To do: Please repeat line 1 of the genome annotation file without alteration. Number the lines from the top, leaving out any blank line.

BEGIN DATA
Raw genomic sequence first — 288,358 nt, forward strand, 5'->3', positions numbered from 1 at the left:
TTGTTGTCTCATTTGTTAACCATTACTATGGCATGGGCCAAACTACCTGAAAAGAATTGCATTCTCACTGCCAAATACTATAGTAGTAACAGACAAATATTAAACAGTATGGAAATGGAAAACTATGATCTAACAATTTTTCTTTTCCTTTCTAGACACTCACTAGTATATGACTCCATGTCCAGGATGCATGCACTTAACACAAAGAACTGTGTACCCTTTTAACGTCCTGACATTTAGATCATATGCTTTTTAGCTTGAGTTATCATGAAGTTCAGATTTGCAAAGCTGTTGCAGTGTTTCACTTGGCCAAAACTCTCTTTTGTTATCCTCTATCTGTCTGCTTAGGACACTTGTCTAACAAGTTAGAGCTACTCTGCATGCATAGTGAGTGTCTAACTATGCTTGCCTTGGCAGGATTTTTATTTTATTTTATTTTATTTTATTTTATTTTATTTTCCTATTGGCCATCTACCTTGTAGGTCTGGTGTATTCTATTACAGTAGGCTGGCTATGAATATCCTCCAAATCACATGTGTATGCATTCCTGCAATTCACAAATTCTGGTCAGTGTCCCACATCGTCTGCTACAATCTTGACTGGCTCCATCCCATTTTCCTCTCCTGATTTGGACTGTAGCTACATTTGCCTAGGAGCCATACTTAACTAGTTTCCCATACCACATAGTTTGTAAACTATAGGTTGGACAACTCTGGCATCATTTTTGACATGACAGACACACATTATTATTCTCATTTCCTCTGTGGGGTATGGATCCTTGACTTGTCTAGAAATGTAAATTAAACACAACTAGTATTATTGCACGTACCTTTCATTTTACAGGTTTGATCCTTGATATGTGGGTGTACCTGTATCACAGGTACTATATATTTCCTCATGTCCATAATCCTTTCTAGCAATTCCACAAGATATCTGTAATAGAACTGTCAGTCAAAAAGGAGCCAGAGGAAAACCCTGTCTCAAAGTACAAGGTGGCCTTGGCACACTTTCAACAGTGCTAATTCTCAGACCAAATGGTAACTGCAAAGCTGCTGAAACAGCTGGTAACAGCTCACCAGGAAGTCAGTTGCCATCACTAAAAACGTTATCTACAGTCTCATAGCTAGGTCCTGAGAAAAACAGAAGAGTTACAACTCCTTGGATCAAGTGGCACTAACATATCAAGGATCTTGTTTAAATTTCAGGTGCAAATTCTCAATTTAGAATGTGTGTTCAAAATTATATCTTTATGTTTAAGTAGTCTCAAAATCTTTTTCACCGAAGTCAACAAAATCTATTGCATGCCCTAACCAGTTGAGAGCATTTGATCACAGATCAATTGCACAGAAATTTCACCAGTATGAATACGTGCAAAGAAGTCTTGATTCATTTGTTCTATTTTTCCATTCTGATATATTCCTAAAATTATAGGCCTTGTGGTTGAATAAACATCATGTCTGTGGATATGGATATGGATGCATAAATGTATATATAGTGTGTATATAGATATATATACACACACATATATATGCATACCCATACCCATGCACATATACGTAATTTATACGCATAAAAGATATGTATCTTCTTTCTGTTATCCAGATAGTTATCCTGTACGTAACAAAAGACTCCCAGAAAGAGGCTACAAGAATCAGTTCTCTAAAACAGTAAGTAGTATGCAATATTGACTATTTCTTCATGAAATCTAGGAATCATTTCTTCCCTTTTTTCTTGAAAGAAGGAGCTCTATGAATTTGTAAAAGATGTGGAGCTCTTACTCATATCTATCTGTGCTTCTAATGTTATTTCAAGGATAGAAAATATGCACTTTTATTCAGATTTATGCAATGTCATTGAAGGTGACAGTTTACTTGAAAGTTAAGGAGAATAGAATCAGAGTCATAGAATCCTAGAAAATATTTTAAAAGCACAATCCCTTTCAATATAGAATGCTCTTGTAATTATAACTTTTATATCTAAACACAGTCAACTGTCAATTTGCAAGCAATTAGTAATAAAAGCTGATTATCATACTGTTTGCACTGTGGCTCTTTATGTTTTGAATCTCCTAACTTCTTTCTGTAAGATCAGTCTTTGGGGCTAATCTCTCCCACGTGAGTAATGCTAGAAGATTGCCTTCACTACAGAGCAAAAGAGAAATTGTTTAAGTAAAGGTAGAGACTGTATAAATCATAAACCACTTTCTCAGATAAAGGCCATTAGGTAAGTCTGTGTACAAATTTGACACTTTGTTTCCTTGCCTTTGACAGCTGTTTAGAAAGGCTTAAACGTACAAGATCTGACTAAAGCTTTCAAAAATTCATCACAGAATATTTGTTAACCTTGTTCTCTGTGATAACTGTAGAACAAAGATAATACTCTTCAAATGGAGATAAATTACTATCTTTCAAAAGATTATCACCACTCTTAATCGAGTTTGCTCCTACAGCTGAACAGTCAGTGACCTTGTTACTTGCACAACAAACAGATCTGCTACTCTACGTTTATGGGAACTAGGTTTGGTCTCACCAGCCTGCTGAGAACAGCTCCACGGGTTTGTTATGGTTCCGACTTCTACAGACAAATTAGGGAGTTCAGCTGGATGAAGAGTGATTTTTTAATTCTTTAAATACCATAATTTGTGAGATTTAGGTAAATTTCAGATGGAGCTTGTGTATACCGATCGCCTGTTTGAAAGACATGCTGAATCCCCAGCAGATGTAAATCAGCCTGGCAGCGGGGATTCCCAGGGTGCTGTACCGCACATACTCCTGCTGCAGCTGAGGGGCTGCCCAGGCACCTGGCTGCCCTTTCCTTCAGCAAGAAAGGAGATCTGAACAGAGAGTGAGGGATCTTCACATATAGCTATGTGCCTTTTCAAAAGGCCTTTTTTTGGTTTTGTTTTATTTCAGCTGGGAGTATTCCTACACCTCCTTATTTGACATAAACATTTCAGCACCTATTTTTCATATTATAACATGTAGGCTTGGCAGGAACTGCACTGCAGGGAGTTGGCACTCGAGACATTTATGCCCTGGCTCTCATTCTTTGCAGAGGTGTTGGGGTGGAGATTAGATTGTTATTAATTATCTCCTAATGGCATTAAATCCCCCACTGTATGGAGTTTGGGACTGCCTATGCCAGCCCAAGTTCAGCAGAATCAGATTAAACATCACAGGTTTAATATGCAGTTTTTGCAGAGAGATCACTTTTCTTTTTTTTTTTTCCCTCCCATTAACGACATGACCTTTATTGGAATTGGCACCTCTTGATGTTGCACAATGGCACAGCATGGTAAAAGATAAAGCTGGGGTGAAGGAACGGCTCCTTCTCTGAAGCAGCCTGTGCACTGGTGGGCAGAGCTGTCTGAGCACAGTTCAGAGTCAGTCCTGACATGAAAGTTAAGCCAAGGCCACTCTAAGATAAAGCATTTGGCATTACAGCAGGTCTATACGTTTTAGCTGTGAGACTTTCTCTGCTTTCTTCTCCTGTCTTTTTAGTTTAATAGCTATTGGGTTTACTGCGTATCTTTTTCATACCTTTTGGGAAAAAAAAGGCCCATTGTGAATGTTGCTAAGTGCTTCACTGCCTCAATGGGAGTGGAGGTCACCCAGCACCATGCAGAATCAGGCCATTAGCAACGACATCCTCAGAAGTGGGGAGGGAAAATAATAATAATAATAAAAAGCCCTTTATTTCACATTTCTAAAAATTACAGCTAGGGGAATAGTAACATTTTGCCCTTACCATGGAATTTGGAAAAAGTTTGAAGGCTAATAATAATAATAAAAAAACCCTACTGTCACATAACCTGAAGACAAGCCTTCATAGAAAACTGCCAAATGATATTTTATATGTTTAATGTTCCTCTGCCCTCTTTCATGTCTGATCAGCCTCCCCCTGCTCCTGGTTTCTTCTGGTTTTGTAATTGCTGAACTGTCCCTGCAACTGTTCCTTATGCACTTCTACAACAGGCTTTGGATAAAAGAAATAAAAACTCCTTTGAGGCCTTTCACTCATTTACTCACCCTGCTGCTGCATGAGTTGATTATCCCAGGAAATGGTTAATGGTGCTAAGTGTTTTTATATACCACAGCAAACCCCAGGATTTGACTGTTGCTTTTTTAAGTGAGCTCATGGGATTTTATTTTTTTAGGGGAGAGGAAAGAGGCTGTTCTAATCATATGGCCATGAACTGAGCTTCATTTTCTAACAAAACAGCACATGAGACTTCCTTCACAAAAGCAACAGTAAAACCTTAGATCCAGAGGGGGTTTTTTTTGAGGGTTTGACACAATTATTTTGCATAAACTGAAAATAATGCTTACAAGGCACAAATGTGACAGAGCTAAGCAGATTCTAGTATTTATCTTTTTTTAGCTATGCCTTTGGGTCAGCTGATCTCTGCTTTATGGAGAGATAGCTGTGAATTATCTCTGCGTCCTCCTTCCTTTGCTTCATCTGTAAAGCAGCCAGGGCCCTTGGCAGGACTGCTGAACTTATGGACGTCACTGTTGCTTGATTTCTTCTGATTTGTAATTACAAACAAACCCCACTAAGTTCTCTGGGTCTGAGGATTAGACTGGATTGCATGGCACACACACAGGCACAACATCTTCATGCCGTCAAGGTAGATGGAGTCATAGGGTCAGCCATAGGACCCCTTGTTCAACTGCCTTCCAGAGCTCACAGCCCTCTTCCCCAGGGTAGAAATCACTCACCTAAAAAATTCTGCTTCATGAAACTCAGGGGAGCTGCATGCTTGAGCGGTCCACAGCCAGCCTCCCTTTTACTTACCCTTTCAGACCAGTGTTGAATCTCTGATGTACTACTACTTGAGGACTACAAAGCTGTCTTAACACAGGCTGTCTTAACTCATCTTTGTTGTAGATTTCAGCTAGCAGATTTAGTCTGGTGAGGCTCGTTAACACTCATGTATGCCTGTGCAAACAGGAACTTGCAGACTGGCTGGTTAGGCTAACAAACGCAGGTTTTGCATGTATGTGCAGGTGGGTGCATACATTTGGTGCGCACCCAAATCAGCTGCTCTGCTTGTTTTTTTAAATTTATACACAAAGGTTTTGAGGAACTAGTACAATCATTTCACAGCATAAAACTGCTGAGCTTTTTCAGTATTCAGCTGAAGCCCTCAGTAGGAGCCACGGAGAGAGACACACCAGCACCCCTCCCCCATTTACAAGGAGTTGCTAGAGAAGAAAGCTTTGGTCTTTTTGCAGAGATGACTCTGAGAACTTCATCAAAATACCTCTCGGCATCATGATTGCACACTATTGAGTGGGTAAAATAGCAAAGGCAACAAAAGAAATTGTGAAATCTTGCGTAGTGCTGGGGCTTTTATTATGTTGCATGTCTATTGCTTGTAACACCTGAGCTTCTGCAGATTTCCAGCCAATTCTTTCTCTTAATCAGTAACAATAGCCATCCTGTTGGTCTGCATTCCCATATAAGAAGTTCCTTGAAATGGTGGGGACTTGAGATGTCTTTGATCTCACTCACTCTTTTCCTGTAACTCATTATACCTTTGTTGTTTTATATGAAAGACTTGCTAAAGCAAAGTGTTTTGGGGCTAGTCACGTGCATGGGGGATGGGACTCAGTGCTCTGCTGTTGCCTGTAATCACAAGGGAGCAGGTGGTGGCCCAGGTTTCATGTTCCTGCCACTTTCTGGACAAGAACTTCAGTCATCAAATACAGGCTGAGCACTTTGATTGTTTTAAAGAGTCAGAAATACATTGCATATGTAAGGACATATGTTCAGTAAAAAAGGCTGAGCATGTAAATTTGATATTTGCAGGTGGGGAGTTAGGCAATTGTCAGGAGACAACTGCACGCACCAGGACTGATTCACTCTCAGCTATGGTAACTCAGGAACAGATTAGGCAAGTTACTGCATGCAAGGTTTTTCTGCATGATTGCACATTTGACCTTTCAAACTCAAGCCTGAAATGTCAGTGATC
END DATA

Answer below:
Raw genomic sequence first — 288,358 nt, forward strand, 5'->3', positions numbered from 1 at the left: